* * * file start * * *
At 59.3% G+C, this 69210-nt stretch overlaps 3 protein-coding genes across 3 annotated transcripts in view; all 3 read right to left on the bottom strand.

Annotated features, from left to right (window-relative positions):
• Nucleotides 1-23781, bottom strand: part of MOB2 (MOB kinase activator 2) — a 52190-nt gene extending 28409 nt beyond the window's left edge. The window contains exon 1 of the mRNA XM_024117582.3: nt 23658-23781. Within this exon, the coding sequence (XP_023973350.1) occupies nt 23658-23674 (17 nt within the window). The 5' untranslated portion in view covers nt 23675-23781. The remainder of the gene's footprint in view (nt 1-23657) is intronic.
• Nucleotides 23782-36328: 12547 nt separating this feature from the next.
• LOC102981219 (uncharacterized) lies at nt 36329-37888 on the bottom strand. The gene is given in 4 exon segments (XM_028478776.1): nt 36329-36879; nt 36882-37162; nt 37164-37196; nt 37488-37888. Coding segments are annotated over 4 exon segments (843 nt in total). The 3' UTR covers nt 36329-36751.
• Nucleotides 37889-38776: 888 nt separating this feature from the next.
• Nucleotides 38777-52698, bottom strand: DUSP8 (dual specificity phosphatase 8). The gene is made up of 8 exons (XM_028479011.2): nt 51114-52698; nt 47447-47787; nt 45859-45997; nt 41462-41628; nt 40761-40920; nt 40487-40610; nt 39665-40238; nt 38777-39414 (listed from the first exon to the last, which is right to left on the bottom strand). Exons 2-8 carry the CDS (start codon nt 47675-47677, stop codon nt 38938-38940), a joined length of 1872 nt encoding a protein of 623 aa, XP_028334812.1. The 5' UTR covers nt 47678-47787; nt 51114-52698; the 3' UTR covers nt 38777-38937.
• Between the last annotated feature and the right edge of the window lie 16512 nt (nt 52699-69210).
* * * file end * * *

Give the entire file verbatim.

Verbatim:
At 59.3% G+C, this 69210-nt stretch overlaps 3 protein-coding genes across 3 annotated transcripts in view; all 3 read right to left on the bottom strand.

Annotated features, from left to right (window-relative positions):
• Nucleotides 1-23781, bottom strand: part of MOB2 (MOB kinase activator 2) — a 52190-nt gene extending 28409 nt beyond the window's left edge. The window contains exon 1 of the mRNA XM_024117582.3: nt 23658-23781. Within this exon, the coding sequence (XP_023973350.1) occupies nt 23658-23674 (17 nt within the window). The 5' untranslated portion in view covers nt 23675-23781. The remainder of the gene's footprint in view (nt 1-23657) is intronic.
• Nucleotides 23782-36328: 12547 nt separating this feature from the next.
• LOC102981219 (uncharacterized) lies at nt 36329-37888 on the bottom strand. The gene is given in 4 exon segments (XM_028478776.1): nt 36329-36879; nt 36882-37162; nt 37164-37196; nt 37488-37888. Coding segments are annotated over 4 exon segments (843 nt in total). The 3' UTR covers nt 36329-36751.
• Nucleotides 37889-38776: 888 nt separating this feature from the next.
• Nucleotides 38777-52698, bottom strand: DUSP8 (dual specificity phosphatase 8). The gene is made up of 8 exons (XM_028479011.2): nt 51114-52698; nt 47447-47787; nt 45859-45997; nt 41462-41628; nt 40761-40920; nt 40487-40610; nt 39665-40238; nt 38777-39414 (listed from the first exon to the last, which is right to left on the bottom strand). Exons 2-8 carry the CDS (start codon nt 47675-47677, stop codon nt 38938-38940), a joined length of 1872 nt encoding a protein of 623 aa, XP_028334812.1. The 5' UTR covers nt 47678-47787; nt 51114-52698; the 3' UTR covers nt 38777-38937.
• Between the last annotated feature and the right edge of the window lie 16512 nt (nt 52699-69210).